Minneapolis and St. Paul NAACP chapters unite to target state’s racial wealth gap
The myriad racial disparities and issues affecting Black Communities in the Twin Cities have caught the attention of the National NAACP, which has announced that it will create an Economic Inclusion Plan (EIP) for the Twin Cities. This plan will include measures to address issues such as mass incarceration and economic injustice as well as entrepreneurship and rising education costs.
At a leadership gathering in December, moderated by Minneapolis NAACP President Leslie Redmond, handpicked panelists from both Minneapolis and St. Paul areas were brought together, all “recognizing that these economic disparities are impacting both of us and that we need to be able to work together and move forward,” said Redmond.
Find out more at Minnesota Spokesman-Recorder.
Two Minneapolis artists named USA Fellows
Two Minneapolis artists are among the winners of the 2019 USA Fellowships, which are worth $50,000 in unrestricted funds. Painter and mixed-media artist Dyani White Hawk is a new USA Fellow in visual art, fiction writer Lesley Nneka Arimah in writing. This award recognizes “artists for their contributions to the field, and allow[s] them to decide how to best support their lives.”
Past Minnesota USA Fellows are also an illustrious group of artists: Frank Big Bear, Jonathan Muecke, Toni Pierce-Sands and Uri Sands, Ranee Ramaswamy, Mary Ellen Childs, Morgan Thorson, Carlyle Brown, Siah Armajani, Michael Sommers, Dominique Serrand, Sandra Benitez and Susan Power.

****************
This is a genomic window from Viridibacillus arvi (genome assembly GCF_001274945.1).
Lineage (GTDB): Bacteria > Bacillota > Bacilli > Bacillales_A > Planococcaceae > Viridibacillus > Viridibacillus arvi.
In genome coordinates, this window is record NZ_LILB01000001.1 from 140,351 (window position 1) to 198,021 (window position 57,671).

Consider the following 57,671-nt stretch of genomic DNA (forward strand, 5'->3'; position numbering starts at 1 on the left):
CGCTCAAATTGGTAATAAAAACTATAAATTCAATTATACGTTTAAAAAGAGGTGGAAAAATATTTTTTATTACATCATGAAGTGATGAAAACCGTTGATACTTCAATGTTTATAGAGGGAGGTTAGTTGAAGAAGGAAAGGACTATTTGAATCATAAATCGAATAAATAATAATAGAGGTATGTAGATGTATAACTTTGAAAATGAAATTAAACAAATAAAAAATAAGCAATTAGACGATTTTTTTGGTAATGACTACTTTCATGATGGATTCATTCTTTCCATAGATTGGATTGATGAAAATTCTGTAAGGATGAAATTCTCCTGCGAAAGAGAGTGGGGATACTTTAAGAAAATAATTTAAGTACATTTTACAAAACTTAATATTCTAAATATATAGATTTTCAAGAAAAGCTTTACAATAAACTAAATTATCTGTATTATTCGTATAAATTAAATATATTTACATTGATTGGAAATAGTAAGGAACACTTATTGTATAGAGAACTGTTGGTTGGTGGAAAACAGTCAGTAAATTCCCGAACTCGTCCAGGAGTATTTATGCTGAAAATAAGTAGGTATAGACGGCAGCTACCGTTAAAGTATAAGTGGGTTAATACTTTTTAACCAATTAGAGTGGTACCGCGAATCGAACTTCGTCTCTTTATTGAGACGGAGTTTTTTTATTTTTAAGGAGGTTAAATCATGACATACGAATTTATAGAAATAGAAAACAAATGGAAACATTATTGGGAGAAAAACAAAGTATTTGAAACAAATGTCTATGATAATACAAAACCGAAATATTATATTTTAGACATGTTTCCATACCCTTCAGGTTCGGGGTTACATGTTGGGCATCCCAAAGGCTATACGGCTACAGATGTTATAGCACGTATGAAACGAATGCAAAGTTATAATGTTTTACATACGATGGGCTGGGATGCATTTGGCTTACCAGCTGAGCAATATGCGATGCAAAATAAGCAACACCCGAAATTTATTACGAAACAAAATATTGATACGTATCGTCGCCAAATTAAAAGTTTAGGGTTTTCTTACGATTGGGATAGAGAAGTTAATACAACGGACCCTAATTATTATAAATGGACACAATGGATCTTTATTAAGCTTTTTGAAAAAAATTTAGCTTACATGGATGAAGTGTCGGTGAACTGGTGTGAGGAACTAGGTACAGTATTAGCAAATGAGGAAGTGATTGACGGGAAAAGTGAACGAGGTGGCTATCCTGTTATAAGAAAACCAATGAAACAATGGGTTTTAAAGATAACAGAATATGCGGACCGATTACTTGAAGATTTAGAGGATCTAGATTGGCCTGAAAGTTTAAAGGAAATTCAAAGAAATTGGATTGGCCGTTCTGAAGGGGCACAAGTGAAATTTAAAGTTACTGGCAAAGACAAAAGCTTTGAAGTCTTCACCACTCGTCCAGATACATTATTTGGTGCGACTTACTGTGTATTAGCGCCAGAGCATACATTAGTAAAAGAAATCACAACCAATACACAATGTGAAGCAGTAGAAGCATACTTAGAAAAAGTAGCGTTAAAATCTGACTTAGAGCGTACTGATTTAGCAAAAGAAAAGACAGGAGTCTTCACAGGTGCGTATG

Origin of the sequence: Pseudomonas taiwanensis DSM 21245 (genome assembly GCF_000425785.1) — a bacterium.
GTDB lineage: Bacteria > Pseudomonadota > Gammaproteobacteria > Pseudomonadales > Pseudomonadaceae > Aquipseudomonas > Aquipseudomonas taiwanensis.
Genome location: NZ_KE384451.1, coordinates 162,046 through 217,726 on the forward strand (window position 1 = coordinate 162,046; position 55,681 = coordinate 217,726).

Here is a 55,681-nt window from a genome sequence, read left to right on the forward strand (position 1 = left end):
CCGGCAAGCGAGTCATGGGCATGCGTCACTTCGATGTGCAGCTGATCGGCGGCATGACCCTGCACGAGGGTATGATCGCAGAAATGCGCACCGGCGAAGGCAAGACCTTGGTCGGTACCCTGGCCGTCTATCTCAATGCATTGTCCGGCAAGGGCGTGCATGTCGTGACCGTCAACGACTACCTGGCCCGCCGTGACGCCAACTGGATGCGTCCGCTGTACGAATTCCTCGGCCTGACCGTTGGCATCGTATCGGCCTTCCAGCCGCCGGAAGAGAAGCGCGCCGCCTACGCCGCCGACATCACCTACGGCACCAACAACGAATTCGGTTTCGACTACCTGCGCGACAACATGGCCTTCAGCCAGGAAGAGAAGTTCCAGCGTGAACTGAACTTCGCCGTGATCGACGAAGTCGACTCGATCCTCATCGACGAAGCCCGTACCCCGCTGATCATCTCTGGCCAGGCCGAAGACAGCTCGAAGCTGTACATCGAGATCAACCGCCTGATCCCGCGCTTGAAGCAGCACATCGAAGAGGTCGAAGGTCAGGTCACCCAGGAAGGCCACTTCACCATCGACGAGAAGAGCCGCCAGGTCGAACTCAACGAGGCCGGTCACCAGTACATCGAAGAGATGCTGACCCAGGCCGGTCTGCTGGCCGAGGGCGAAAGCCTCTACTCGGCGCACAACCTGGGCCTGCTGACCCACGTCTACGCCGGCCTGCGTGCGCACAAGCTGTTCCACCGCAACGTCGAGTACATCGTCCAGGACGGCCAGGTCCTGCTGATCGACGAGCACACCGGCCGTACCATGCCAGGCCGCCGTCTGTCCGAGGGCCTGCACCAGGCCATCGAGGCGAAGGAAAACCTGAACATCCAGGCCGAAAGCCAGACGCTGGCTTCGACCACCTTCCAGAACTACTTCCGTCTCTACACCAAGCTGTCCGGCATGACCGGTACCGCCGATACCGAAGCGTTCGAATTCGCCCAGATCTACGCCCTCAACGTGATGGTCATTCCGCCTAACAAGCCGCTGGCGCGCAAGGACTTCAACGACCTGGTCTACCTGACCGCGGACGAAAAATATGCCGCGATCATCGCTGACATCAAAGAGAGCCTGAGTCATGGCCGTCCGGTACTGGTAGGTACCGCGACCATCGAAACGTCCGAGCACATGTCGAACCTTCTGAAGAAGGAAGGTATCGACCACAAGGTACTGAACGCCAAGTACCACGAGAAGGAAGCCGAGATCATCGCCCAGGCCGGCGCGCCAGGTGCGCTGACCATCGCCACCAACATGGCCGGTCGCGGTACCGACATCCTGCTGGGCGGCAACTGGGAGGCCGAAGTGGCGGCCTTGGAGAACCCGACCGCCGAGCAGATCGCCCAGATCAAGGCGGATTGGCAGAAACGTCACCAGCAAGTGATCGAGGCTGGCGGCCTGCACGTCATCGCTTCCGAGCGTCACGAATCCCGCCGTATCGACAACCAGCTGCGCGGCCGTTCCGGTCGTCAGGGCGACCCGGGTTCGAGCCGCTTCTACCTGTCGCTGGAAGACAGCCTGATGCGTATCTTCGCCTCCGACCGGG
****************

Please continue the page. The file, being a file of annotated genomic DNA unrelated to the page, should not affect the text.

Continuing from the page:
Read the whole story at MinnPost.
Urban farmers seek stability amidst development pressure
Short term and unstable land access pose a problem for urban farmers who depend on a long-term relationship with a particular area of land for their livelihood. Taya Schulte and Seamus Fitzgerald operate Growing Lots, a working urban farm in South Minneapolis that grows vegetables, operates a community-supported agriculture program, or CSA, and sells produce to local chefs. Soil development is a critical aspect of urban farming, “In general, it takes three years to build up organic matter and turn it into workable soil,” Fitzgerald explained.
Growing Lots lost access to one of their three leased sites in 2018 because its Longfellow landlords decided to sell. Due to a combination of neighborhood development pressure and the complication of renting to urban farmers, the land owner opted not to work to continue to lease to Growing Lots. However, there are new and upcoming measures to support and stabilize municipal land access for urban farmers, such as Homegrown Minneapolis, a city initiative dedicated to promoting local food systems. It oversees the city’s Garden Lease program, which rents out vacant and unused public land to urban gardeners and has worked to remove other structural and policy barriers to urban farming. Other policy players getting involved in this issue include The Minneapolis 2040 Comprehensive Plan and the Park Board.
Read the whole story at Southwest Journal.